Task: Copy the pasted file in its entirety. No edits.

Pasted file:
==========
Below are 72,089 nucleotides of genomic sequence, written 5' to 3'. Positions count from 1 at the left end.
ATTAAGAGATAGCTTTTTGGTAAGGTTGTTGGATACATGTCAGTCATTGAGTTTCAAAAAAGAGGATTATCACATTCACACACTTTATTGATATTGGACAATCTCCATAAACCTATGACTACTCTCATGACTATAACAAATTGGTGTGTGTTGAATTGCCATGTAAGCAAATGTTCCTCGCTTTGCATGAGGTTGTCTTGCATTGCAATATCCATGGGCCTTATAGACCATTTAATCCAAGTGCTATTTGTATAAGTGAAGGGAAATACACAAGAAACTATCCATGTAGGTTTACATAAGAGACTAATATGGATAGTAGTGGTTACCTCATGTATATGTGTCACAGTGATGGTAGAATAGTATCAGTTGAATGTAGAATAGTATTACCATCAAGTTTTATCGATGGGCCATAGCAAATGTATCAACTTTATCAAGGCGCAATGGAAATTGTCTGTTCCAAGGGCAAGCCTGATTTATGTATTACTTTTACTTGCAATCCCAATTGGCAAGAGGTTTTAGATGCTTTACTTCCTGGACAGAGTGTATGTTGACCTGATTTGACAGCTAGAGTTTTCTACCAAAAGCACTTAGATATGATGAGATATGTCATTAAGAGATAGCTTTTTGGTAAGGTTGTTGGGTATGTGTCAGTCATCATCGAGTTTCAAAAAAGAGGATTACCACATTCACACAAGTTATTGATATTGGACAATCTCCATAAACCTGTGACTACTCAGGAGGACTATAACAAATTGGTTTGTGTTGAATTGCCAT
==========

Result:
Below are 72,089 nucleotides of genomic sequence, written 5' to 3'. Positions count from 1 at the left end.
ATTAAGAGATAGCTTTTTGGTAAGGTTGTTGGATACATGTCAGTCATTGAGTTTCAAAAAAGAGGATTATCACATTCACACACTTTATTGATATTGGACAATCTCCATAAACCTATGACTACTCTCATGACTATAACAAATTGGTGTGTGTTGAATTGCCATGTAAGCAAATGTTCCTCGCTTTGCATGAGGTTGTCTTGCATTGCAATATCCATGGGCCTTATAGACCATTTAATCCAAGTGCTATTTGTATAAGTGAAGGGAAATACACAAGAAACTATCCATGTAGGTTTACATAAGAGACTAATATGGATAGTAGTGGTTACCTCATGTATATGTGTCACAGTGATGGTAGAATAGTATCAGTTGAATGTAGAATAGTATTACCATCAAGTTTTATCGATGGGCCATAGCAAATGTATCAACTTTATCAAGGCGCAATGGAAATTGTCTGTTCCAAGGGCAAGCCTGATTTATGTATTACTTTTACTTGCAATCCCAATTGGCAAGAGGTTTTAGATGCTTTACTTCCTGGACAGAGTGTATGTTGACCTGATTTGACAGCTAGAGTTTTCTACCAAAAGCACTTAGATATGATGAGATATGTCATTAAGAGATAGCTTTTTGGTAAGGTTGTTGGGTATGTGTCAGTCATCATCGAGTTTCAAAAAAGAGGATTACCACATTCACACAAGTTATTGATATTGGACAATCTCCATAAACCTGTGACTACTCAGGAGGACTATAACAAATTGGTTTGTGTTGAATTGCCAT